We cannot override the decisions of the CRA, nor issue directions to its staff. Instead, we resolve disputes through consultation and negotiation, and if necessary, by making formal recommendations to the Minister of National Revenue.

Systemic investigations

When the facts of a complaint raise systemic issues that could potentially impact many taxpayers, when there are multiple complaints about the same issue, or when stakeholders bring issues to our attention, the Ombudsman will initiate a full investigation into a systemic problem, culminating in a report.

Our Service Standards

In addition to helping to ensure that Canadian taxpayers and benefit recipients receive the quality service they are entitled to from the CRA, we are also committed to providing the best possible service to taxpayers who contact our Office for assistance. We fulfill this commitment to service by following three external service standards.

  • The Office of the Taxpayers' Ombudsman strives to ensure that phone calls in queue are answered by an agent within three minutes - 95% of the time. 
  • The Office of the Taxpayers’ Ombudsman will acknowledge receipt of taxpayer contact and/or complaints within 48 hours - 100% of the time. 
  • The Office of the Taxpayers’ Ombudsman will provide taxpayers with an update on their file every 15 business days - 100% of the time.

Recent modifications made to our case management system will allow us to report on our performance in greater detail in the next fiscal year.

Our Performance

Our impartial reviews of unresolved complaints from taxpayers who feel they have not been treated fairly by the CRA have led to significant results for many taxpayers. These results include releases of seized bank accounts, the cessation of collection activities, payments of benefits or refunds, changes to CRA policies and procedures, and apologies from the CRA to taxpayers.

We assist taxpayers by:

  • conducting impartial and independent reviews of service-related complaints about the CRA and achieving solutions to disputes between taxpayers and the CRA;
  • facilitating taxpayer access to assistance within the CRA and helping them navigate the CRA bureaucracy; and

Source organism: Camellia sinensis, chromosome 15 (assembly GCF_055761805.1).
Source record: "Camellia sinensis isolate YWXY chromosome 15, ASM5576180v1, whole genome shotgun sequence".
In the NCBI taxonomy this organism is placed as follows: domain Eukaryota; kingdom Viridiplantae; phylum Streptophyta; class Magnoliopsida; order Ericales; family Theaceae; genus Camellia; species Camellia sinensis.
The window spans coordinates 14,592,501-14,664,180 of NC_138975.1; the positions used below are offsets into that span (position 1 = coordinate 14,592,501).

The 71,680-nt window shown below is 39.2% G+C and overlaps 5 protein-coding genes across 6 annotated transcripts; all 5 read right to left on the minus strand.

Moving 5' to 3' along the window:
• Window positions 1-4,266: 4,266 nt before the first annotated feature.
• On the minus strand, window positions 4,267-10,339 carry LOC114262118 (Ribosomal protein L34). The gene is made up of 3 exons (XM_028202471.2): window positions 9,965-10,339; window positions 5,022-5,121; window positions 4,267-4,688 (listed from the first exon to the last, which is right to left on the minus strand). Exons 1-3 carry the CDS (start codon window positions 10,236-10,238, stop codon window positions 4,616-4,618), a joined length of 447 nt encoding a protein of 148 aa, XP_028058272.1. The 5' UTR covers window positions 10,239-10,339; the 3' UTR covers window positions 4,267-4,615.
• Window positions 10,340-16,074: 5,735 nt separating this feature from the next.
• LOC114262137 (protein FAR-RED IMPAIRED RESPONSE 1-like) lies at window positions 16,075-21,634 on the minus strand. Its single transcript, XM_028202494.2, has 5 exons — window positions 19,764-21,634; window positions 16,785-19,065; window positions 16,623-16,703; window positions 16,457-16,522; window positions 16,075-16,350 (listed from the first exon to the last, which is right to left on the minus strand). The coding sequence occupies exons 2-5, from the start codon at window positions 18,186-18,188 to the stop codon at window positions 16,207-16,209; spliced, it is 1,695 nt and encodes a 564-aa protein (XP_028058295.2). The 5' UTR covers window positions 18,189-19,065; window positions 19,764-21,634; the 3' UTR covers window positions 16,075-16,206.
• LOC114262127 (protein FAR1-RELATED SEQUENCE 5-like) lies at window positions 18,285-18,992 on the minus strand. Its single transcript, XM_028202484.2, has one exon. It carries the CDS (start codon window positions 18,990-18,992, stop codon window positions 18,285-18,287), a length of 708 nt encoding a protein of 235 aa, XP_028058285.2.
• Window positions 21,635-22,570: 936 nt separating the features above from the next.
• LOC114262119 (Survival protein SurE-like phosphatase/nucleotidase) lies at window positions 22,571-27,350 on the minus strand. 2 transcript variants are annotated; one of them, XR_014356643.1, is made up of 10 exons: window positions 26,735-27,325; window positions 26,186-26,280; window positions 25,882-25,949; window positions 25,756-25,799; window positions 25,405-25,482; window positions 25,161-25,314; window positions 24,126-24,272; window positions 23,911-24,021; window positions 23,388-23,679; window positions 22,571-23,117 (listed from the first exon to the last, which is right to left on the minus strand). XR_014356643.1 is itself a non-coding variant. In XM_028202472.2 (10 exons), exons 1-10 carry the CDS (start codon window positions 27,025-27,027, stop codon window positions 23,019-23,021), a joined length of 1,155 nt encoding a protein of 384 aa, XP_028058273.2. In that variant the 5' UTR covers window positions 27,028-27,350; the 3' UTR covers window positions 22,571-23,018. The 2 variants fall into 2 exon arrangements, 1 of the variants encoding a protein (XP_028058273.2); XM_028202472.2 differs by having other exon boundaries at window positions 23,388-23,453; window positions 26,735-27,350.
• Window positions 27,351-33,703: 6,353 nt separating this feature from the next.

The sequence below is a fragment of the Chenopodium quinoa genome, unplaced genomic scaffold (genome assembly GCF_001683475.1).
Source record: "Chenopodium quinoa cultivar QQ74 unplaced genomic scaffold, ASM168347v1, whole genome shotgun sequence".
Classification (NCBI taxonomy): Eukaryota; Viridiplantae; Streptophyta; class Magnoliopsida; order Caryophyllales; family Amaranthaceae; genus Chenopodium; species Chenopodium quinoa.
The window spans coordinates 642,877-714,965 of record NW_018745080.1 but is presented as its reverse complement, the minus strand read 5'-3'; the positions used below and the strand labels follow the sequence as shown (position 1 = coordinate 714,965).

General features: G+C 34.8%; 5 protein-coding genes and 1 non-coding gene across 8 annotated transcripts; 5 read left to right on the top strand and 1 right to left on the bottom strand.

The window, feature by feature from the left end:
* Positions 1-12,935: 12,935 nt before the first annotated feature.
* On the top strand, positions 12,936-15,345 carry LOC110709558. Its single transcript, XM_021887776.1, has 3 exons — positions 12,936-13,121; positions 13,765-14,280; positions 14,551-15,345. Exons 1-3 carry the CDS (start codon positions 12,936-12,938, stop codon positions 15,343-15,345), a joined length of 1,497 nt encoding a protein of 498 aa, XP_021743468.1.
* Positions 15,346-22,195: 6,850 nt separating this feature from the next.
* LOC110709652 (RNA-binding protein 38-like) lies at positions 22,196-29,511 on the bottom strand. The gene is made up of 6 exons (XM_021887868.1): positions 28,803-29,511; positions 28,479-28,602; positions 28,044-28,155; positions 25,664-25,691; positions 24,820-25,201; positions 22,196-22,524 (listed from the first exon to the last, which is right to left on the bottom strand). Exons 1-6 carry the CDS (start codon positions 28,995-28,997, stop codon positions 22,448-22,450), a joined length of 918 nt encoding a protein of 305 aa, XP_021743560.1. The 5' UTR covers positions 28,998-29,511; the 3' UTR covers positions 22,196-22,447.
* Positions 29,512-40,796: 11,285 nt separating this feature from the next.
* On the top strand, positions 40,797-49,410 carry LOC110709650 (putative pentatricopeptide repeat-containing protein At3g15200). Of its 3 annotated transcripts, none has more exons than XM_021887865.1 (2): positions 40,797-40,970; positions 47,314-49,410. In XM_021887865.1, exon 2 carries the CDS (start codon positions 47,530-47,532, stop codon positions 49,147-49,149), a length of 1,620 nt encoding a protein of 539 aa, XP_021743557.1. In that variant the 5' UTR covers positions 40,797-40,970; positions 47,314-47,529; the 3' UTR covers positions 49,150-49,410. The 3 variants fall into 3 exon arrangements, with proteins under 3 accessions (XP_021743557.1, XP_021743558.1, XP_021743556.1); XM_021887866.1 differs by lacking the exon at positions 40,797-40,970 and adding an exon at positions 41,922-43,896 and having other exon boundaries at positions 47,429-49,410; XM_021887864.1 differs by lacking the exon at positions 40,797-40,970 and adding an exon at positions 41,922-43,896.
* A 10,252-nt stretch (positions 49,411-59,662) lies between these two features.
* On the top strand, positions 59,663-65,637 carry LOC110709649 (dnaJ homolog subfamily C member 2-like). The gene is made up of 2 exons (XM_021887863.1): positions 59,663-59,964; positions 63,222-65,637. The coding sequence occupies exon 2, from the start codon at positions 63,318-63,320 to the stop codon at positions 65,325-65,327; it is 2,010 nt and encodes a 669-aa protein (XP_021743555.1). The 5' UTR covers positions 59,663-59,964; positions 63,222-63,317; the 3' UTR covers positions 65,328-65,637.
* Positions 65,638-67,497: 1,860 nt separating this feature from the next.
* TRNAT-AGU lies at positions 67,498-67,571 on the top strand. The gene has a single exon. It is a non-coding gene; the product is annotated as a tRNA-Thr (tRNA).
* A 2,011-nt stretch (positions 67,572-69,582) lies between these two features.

• identifying and investigating systemic and emerging service-related issues within the CRA that have a negative impact on taxpayers and making recommendations to correct systemic problems.

In this way, we also assist the CRA by helping it improve its service to, and treatment of, taxpayers.  

Case Summaries

Ombudsman’s intervention leads to resolution of taxpayer problem

A representative filed a complaint with our Office on behalf of his client.  The representative explained that a settlement agreement had been reached in late 2010 regarding his client’s Notices of Objection for the 1996 to 1999 taxation years. As a result of the settlement agreement, the CRA processed the adjustments for the 1996 to 1999 tax years and Notices of Reassessments were issued. Although the taxpayer and his representative thought the matter was settled, the CRA issued reassessments and outstanding balance summaries that did not appear to them to correspond with the terms of the settlement agreement. The representative and his client were not satisfied with the explanation from the CRA officer handling the file of how she calculated the tax owing for each relevant tax year and the total outstanding balance, including any applicable interest. Our intervention involved a request that a different CRA officer contact the taxpayer’s representative and provide a complete breakdown of the settlement and a detailed calculation for each of the tax years in question. The CRA agreed to our request and confirmed with our Office that the representative was provided with a letter with schedules that contained detailed calculations for the 1996 to 1999 taxation years.  The taxpayer’s representative then contacted our Office to thank us for the assistance we provided in resolving this issue.

“After years of effort, my client was finally provided with the answers he had sought for far too long. We thank the Office of the Taxpayers’ Ombudsman for its important assistance in the resolution of this problem.”

- a taxpayer’s representative

Ombudsman’s intervention results in a manageable payment plan